Sixty-three percent (63%) of enterprises on the cloud plan to migrate more workloads to the cloud. But many enterprises struggle with how do you get from one or two apps on AWS to a mature, governable AWS environment at scale.
This week we sat down with Irina Reznik, Logicworks’ Operations Project Manager, who oversees large-scale AWS migration projects and has helped dozens of organizations move to AWS. Irina has seen it all: different workloads, from SAP to Microsoft, different teams, different industries and end goals. Below are her recommendations for how to accelerate AWS adoption sustainably.
What is the biggest challenge for enterprises migrating to AWS?
Expertise. It sounds obvious, but a successful migration is really all about having the right people with the right skills. Every workload is different. Every migration is different. There is a lot of AWS documentation and online help, but the chance of you finding a blog post or white paper that solves your specific migration use case is close to zero.
So the first way to accelerate AWS migration is to find a team that has migrated a workload like yours before. If you find a handful of DevOps engineers, you will be very lucky. Most organizations choose to hire a migration/DevOps partner (like Logicworks) because a: finding DevOps engineers is incredibly difficult, and b: even if they do find those engineers, it makes sense to multiply those engineers’ power with automation and an outsourced DevOps team.
How important is the project manager role in cloud adoption?
Honestly, I cannot imagine a migration project without a focused project manager that is also trained on AWS. On a daily basis, I schedule engineering resources, email the engineers at AWS for special requests, attend daily standups, troubleshoot access issues, train our clients’ engineers, field questions about new AWS products — things that no engineer should do, and no project lead or business manager has time to do either.
I have worked with AWS for about three years and started as a NOC engineer. I think it is crucial that the project manager is not just someone who creates GANTT charts, but is on the ground, looking out for future pitfalls, and understands what it takes to do an AWS migration or improve an existing AWS environment. A central project manager is especially useful in complex migrations where multiple project teams are involved; they can also serve as a hub of shared knowledge about all cross-team migration initiatives.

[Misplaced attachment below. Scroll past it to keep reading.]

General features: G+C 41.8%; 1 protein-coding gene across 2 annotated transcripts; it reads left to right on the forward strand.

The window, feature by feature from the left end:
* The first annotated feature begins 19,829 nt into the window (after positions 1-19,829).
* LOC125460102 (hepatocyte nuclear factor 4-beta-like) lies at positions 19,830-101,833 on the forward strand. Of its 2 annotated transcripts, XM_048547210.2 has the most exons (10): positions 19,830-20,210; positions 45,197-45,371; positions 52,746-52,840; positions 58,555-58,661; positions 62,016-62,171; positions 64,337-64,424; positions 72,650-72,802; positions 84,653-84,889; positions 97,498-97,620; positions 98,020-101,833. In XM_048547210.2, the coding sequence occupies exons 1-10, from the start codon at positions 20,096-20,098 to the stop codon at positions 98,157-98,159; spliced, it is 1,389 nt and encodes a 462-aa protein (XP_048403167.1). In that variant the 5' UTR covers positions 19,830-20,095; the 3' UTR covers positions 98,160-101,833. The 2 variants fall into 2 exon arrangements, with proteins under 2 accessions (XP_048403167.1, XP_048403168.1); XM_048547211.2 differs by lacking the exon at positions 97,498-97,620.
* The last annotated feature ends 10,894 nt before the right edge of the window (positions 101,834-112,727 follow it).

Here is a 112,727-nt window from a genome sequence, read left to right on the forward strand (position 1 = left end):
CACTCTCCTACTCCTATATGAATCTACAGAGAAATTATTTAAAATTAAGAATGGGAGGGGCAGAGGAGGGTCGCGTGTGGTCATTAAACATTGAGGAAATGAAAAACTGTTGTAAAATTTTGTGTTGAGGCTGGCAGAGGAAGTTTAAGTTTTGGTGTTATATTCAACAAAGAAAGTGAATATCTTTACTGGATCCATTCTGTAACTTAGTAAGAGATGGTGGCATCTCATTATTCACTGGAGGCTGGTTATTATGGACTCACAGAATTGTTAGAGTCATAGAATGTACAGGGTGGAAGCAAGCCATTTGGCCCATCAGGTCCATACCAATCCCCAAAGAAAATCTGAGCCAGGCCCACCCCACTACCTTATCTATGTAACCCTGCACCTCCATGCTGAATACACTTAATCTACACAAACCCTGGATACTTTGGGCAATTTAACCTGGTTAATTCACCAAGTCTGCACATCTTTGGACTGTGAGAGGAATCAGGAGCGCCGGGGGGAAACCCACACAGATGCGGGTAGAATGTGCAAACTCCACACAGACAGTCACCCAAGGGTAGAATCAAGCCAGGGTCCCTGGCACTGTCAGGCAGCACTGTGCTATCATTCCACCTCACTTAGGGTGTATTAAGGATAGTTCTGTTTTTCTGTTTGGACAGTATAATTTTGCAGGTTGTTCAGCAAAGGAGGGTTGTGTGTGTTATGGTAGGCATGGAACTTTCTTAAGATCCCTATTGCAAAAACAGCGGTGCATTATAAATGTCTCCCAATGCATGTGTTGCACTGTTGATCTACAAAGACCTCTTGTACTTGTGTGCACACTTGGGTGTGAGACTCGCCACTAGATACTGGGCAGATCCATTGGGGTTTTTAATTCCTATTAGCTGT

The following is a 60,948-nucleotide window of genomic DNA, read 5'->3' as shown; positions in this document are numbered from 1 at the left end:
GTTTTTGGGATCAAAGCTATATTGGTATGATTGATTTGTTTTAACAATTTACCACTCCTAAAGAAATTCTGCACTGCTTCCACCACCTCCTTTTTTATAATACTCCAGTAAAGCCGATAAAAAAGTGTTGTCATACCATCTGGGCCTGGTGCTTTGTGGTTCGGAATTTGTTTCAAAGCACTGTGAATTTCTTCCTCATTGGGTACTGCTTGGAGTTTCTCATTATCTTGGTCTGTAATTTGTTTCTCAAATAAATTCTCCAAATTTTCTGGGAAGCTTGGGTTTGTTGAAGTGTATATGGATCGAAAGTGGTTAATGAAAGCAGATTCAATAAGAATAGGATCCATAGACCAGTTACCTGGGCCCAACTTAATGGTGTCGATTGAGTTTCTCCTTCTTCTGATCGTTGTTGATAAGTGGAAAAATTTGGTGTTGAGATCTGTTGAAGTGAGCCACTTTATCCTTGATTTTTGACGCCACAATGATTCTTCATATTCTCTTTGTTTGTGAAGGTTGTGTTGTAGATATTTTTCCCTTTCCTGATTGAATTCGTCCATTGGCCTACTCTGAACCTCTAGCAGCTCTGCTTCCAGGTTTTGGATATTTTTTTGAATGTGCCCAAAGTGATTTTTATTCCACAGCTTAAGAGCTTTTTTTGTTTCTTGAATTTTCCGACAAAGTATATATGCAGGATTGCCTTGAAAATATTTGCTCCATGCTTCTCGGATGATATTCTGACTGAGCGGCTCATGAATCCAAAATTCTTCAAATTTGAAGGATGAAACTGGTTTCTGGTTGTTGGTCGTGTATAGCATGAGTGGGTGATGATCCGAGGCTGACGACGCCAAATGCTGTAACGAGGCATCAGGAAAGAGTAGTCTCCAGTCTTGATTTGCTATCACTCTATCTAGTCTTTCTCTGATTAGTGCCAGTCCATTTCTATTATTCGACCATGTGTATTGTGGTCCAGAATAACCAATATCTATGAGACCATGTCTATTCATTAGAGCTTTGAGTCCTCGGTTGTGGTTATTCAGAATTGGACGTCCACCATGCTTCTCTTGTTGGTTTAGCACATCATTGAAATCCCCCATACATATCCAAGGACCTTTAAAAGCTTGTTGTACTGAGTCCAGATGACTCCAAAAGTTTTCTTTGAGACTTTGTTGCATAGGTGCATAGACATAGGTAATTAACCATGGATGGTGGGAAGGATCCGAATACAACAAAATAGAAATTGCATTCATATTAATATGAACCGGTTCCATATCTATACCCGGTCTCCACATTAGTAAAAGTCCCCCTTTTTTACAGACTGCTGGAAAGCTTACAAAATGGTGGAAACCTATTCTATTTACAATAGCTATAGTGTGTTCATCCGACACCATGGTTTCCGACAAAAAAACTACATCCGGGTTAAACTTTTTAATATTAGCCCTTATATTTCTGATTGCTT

Sometimes, the single most important thing I can do is answer a question. Often clients we work with have relatively complex questions, and if they tried to find an answer alone, it could take hours or even days of trial and error. My job is to prioritize that question, either with our own engineers or with AWS, and get an answer quickly so that their migration timetable stays on track.
What workloads are growing in popularity for AWS migration?
There is a lot more interest in the last year in enterprise applications like SAP HANA and Business Suite and Microsoft Exchange, SQL and Sharepoint. This just reflects the maturity of public cloud solutions: more enterprises are focusing on the “harder” applications using AWS’ latest services, like the X1 instance.
The organizations that are successfully migrating these business-critical applications already have mature cloud governance and management policies, or are relying on a partner to manage these workloads. Usually these applications require 100% SLAs, which is beyond what AWS will offer, meaning that the organization either must be willing adopt some risk or will outsource that liability to a partner.
What is the most common misconception about large-scale AWS adoption?
To support large, mission-critical applications in AWS, you need to have automation in place. You cannot possibly catch every configuration error, or every about-to-expire SSL cert, or manually reboot individual instances.
The most common misconception is that AWS is already automated, that Auto Scaling is easy to set up, or that some third party software will fill in the gaps. The truth is that off-the-shelf orchestration products are only for relatively simple workloads; the automation you really need is customized per-application and per-environment. And “automation” means not just Auto Scaling, but an entire orchestration and monitoring layer that proactively corrects misconfigurations (usually in a configuration management tool like Puppet) and spins up new AWS resources without human intervention (a combination of AWS CloudFormation, configuration management, and a secure deployment pipeline).
Automation not only improves and protects current workloads, but by building out standard templates and scripts, it significantly accelerates the buildout of future environments.
Organizations do not have to go from zero to fully-automated overnight; we talk here about the steps from NoOps to DevOps. But again, having a partner that already has the configuration management and templating skills to help you automate can actually reduce your ongoing management costs, make your workloads more reliable, and can even educate your internal teams about the value of automation. Every week, I see organizations avoid disaster because one of our automated tools caught something and alerted our NOC, and every day, thousands of Auto Scaling events happen with zero downtime or human intervention across our client base. It is very cool to watch automation “work” in real time.